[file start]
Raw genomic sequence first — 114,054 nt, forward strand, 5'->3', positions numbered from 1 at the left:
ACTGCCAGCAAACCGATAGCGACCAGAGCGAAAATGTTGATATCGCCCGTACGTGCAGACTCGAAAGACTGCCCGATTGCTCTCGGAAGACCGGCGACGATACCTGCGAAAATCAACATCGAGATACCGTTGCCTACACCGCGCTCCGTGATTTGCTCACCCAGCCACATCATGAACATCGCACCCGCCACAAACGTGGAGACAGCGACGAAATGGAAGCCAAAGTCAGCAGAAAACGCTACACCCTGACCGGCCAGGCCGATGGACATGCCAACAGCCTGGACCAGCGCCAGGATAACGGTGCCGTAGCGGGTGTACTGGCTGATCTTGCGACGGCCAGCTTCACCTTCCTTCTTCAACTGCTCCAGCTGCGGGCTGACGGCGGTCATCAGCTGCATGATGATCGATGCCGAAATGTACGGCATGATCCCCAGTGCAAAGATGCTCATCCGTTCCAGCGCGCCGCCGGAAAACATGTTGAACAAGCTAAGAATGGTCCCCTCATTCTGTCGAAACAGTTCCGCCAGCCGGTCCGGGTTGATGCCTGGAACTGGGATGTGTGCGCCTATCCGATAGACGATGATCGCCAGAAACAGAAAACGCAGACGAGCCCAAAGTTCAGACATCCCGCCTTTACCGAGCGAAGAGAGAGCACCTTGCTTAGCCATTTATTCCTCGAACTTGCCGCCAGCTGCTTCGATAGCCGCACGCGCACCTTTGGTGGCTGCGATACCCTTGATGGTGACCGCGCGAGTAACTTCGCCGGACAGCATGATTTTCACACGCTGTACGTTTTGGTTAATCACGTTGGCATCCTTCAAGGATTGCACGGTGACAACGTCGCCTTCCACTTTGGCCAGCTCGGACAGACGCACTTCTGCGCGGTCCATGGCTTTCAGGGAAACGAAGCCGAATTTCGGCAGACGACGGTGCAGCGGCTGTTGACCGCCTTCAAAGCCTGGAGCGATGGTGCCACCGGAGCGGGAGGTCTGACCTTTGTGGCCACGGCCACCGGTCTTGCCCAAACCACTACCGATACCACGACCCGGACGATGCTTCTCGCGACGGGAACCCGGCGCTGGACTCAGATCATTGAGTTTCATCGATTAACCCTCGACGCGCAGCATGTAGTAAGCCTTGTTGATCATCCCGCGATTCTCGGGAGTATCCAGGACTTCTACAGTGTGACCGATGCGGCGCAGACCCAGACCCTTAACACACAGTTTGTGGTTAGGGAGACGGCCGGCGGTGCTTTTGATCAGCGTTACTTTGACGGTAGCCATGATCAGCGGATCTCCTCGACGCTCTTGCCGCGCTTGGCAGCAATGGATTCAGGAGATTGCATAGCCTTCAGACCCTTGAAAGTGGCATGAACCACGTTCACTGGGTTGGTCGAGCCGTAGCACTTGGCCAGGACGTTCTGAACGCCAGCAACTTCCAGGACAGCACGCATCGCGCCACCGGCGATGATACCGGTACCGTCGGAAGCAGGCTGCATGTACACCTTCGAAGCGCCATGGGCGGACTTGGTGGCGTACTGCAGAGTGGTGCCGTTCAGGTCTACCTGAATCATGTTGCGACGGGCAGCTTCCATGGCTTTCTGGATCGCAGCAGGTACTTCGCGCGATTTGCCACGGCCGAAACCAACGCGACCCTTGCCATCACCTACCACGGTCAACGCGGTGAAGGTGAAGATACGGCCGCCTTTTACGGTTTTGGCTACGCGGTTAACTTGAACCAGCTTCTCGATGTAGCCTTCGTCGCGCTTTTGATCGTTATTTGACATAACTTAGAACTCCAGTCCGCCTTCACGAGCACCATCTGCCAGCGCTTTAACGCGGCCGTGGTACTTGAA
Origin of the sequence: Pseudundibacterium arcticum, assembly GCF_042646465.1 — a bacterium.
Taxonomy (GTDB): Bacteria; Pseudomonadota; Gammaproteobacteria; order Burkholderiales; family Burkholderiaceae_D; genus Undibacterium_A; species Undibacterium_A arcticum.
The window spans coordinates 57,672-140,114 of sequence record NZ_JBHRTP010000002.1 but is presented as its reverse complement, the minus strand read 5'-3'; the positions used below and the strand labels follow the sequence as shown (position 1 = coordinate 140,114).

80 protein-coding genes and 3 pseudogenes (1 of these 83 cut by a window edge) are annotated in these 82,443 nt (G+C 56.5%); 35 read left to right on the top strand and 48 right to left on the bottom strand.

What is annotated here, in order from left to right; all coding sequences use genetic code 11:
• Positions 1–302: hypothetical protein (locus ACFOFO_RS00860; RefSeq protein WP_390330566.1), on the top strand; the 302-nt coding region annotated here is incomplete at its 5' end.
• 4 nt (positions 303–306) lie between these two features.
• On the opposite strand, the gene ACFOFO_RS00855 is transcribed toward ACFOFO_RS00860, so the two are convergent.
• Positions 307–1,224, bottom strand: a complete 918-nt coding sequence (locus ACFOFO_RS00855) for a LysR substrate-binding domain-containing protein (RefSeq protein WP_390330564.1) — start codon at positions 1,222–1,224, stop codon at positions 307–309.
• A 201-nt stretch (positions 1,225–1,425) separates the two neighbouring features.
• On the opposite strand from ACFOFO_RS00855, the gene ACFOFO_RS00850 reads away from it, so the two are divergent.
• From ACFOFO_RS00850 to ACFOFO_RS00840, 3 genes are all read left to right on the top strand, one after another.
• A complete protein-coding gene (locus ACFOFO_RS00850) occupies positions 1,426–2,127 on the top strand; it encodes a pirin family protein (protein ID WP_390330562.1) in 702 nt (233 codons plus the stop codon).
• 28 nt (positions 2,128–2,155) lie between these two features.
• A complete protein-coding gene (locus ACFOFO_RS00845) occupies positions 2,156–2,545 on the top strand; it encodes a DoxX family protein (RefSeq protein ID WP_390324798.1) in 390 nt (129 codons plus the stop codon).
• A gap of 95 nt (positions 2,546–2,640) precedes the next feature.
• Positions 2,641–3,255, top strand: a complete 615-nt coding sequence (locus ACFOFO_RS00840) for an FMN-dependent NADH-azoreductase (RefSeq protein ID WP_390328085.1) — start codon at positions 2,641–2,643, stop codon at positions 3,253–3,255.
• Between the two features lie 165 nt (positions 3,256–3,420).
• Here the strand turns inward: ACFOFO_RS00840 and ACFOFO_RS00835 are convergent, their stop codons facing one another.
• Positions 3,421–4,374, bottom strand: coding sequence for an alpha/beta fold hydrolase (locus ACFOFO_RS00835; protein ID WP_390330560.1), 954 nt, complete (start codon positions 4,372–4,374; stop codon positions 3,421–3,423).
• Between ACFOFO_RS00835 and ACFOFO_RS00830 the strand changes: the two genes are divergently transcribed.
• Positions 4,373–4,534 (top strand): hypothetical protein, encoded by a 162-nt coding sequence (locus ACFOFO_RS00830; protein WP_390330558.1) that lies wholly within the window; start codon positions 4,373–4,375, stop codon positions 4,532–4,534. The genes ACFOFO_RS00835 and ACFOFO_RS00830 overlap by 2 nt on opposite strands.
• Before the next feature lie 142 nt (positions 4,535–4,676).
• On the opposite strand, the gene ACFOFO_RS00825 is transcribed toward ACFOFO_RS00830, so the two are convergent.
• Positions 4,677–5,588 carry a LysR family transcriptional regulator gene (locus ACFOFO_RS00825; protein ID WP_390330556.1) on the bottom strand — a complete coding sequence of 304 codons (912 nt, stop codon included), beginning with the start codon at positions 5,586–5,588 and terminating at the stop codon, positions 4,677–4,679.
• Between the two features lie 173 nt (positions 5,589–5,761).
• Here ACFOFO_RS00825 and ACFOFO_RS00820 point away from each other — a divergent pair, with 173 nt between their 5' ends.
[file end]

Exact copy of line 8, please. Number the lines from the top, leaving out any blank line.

• Positions 1–302: hypothetical protein (locus ACFOFO_RS00860; RefSeq protein WP_390330566.1), on the top strand; the 302-nt coding region annotated here is incomplete at its 5' end.